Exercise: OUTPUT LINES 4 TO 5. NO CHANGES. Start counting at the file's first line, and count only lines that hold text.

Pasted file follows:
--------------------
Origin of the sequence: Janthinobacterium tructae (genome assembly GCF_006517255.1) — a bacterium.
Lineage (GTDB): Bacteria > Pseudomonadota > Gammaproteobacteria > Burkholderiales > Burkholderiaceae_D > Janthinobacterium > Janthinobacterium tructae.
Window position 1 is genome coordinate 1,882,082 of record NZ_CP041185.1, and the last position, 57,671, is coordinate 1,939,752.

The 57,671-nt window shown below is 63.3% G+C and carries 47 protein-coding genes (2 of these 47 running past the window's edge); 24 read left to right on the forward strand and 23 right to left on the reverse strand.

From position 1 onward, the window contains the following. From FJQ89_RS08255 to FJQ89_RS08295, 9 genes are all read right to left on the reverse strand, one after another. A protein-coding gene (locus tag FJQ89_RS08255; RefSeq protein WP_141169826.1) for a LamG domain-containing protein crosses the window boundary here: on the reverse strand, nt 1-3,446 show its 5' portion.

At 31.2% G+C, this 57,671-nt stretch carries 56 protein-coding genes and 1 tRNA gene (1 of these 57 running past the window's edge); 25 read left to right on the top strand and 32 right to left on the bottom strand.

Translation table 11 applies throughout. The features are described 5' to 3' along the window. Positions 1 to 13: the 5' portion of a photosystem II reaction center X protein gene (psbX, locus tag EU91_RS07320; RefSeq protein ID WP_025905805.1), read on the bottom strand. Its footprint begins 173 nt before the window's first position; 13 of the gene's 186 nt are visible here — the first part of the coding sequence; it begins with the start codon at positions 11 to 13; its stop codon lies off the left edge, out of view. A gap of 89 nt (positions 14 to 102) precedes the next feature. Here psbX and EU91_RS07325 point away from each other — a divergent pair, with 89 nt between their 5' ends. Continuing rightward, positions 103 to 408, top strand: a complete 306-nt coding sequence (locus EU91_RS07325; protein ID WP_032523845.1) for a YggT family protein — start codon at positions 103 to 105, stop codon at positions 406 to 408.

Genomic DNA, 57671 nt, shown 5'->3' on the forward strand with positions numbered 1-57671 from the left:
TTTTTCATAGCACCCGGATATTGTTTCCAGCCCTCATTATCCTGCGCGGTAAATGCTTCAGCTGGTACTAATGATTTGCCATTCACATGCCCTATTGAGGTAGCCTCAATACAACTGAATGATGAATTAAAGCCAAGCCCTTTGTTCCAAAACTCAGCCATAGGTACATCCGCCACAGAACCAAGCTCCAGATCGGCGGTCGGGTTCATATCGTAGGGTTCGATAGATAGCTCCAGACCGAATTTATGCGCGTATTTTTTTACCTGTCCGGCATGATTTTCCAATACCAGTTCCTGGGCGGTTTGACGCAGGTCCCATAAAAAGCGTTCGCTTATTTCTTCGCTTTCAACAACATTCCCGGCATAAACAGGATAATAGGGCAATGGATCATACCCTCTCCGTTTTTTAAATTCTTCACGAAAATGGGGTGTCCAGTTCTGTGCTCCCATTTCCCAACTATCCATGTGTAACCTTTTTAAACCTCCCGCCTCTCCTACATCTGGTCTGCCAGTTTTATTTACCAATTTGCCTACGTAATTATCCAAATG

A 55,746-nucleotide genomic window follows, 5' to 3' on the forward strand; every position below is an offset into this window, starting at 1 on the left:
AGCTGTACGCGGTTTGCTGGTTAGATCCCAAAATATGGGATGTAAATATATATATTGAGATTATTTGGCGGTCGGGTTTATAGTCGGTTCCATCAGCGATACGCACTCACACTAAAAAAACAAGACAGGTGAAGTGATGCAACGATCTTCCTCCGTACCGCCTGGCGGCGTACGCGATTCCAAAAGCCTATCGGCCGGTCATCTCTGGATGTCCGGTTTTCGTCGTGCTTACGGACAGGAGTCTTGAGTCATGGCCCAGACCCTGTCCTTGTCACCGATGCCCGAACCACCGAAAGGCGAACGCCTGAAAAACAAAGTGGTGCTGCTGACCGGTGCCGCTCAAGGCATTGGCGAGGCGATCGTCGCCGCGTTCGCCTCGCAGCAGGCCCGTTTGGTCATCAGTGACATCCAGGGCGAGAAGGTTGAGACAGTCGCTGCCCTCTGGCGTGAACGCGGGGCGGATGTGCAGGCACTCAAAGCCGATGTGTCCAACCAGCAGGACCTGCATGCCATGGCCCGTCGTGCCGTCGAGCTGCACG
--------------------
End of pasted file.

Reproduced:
The 57,671-nt window shown below is 63.3% G+C and carries 47 protein-coding genes (2 of these 47 running past the window's edge); 24 read left to right on the forward strand and 23 right to left on the reverse strand.

From position 1 onward, the window contains the following. From FJQ89_RS08255 to FJQ89_RS08295, 9 genes are all read right to left on the reverse strand, one after another. A protein-coding gene (locus tag FJQ89_RS08255; RefSeq protein WP_141169826.1) for a LamG domain-containing protein crosses the window boundary here: on the reverse strand, nt 1-3,446 show its 5' portion.